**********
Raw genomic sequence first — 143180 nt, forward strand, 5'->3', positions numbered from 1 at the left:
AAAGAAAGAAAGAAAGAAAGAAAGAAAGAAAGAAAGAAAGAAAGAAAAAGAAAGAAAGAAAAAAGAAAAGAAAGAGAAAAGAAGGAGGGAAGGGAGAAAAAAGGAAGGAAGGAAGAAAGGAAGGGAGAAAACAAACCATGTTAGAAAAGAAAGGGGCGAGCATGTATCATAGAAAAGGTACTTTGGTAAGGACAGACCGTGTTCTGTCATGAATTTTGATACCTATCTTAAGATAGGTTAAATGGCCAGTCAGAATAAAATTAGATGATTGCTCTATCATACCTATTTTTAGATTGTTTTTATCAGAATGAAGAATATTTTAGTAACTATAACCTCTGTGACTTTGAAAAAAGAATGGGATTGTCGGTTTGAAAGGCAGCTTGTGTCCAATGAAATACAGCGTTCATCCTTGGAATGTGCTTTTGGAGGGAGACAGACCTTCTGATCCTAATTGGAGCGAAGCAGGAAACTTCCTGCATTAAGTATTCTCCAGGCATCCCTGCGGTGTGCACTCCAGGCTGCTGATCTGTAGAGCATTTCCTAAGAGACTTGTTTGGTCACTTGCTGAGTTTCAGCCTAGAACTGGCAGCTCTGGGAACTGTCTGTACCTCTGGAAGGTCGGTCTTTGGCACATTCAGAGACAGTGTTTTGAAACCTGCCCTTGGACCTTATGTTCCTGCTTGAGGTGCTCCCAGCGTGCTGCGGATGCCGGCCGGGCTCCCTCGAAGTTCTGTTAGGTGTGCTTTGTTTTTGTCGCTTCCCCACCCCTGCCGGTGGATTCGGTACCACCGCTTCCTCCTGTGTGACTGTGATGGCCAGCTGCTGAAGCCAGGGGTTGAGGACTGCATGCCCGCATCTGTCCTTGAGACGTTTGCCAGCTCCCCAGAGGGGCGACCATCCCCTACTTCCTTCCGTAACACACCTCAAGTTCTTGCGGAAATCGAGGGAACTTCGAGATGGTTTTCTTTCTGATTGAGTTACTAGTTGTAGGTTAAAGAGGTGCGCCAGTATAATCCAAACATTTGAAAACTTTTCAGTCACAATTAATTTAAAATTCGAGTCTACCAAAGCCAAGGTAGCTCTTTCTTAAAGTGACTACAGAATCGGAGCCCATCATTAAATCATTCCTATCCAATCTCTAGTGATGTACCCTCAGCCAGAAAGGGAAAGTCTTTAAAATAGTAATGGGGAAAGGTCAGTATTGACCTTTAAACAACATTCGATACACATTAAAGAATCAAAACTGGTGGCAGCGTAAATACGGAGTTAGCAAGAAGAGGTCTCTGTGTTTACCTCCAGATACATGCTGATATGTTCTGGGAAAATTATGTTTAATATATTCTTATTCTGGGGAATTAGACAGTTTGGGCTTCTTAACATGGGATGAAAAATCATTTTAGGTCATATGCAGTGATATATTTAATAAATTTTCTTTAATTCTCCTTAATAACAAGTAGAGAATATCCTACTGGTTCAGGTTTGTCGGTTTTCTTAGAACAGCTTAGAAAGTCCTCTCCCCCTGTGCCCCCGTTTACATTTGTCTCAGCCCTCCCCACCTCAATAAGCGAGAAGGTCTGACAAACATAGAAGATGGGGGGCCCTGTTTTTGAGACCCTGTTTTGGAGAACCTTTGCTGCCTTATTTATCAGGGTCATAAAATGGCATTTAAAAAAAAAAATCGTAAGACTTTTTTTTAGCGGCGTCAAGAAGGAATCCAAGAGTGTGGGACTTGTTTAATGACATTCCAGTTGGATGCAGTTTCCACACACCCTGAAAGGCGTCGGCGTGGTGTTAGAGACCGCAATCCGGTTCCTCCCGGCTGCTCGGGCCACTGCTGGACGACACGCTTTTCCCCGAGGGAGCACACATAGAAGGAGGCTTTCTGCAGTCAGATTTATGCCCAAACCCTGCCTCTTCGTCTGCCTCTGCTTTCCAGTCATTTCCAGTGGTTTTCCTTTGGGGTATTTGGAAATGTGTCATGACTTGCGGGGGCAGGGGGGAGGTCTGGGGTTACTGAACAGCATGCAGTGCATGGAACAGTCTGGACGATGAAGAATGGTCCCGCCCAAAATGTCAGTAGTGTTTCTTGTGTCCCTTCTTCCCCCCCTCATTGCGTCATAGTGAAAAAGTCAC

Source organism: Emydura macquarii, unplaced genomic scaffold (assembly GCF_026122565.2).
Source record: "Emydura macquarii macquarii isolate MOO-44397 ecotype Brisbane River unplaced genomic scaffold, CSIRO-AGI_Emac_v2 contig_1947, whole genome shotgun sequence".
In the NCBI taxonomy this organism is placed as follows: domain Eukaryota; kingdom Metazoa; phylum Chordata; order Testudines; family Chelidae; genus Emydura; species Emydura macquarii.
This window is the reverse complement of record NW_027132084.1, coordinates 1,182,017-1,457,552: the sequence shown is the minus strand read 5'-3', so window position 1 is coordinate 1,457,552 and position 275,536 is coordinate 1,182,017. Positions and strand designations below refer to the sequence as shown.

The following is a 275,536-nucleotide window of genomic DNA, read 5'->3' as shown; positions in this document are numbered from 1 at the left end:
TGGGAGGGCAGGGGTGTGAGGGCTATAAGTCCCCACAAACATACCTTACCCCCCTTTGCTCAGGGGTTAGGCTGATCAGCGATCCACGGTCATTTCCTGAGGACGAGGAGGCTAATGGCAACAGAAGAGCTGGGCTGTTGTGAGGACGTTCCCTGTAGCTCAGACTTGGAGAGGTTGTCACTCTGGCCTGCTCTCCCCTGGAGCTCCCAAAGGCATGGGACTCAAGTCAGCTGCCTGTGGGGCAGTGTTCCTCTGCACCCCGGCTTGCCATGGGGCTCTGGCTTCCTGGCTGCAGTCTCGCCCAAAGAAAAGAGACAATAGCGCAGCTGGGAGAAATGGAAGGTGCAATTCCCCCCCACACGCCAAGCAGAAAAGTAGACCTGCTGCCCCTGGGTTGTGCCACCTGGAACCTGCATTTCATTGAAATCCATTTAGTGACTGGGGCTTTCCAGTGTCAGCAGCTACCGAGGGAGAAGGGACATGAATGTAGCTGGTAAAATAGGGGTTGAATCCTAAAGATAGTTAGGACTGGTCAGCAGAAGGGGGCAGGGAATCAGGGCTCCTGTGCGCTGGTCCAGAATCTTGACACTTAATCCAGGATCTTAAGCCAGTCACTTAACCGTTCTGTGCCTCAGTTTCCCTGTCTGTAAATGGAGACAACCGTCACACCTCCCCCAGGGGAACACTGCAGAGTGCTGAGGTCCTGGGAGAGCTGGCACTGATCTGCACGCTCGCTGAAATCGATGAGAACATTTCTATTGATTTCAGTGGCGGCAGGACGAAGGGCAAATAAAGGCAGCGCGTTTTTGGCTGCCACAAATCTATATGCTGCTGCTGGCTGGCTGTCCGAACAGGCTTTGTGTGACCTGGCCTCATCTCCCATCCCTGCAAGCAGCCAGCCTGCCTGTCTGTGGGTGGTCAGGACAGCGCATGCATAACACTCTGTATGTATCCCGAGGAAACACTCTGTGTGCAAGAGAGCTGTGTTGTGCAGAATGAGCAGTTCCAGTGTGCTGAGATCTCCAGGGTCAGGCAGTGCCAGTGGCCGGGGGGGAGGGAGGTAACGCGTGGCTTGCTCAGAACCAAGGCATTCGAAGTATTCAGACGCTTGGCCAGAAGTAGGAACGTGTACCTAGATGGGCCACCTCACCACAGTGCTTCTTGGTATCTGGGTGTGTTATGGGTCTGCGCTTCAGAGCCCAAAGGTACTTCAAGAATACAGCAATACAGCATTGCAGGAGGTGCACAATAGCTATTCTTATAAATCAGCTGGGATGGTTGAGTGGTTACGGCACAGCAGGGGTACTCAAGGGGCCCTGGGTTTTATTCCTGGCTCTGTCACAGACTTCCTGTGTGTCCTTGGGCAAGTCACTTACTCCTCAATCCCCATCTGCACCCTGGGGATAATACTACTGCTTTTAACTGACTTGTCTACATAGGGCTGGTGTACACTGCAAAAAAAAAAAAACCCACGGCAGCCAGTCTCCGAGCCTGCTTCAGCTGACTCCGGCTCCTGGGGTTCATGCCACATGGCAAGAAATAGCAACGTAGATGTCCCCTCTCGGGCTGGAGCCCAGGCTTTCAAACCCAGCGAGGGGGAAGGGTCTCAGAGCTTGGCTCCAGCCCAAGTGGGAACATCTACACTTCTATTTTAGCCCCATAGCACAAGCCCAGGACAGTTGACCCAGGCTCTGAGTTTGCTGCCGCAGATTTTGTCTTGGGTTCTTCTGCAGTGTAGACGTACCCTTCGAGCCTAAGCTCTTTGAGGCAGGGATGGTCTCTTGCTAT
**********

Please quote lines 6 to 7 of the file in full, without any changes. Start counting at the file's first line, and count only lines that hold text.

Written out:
This window is the reverse complement of record NW_027132084.1, coordinates 1,182,017-1,457,552: the sequence shown is the minus strand read 5'-3', so window position 1 is coordinate 1,457,552 and position 275,536 is coordinate 1,182,017. Positions and strand designations below refer to the sequence as shown.

The following is a 275,536-nucleotide window of genomic DNA, read 5'->3' as shown; positions in this document are numbered from 1 at the left end: